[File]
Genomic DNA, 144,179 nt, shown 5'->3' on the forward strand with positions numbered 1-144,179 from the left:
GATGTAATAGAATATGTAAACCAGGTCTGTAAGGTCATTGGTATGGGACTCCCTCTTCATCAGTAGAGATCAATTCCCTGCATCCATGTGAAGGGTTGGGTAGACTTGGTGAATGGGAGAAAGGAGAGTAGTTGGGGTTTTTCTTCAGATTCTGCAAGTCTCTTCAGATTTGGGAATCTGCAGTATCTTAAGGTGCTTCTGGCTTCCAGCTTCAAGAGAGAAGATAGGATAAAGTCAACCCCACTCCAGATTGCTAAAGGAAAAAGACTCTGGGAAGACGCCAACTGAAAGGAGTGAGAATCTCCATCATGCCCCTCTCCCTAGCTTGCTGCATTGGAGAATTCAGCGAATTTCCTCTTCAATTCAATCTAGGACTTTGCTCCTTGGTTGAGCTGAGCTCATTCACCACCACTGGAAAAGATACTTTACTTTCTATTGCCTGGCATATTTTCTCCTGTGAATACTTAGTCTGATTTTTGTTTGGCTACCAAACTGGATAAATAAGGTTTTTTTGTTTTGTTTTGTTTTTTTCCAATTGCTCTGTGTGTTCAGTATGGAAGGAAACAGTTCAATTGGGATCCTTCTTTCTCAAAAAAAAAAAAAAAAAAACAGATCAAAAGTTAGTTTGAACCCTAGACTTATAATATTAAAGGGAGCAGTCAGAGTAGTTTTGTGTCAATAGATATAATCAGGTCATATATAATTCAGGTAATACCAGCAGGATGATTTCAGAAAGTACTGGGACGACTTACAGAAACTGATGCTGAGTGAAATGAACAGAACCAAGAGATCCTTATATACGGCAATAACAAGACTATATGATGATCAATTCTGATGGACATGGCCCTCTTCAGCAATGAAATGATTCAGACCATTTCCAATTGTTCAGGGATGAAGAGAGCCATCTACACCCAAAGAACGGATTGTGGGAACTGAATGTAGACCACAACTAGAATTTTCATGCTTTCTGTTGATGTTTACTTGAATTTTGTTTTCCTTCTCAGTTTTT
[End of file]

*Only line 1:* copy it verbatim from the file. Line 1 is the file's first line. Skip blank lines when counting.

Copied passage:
Genomic DNA, 144,179 nt, shown 5'->3' on the forward strand with positions numbered 1-144,179 from the left: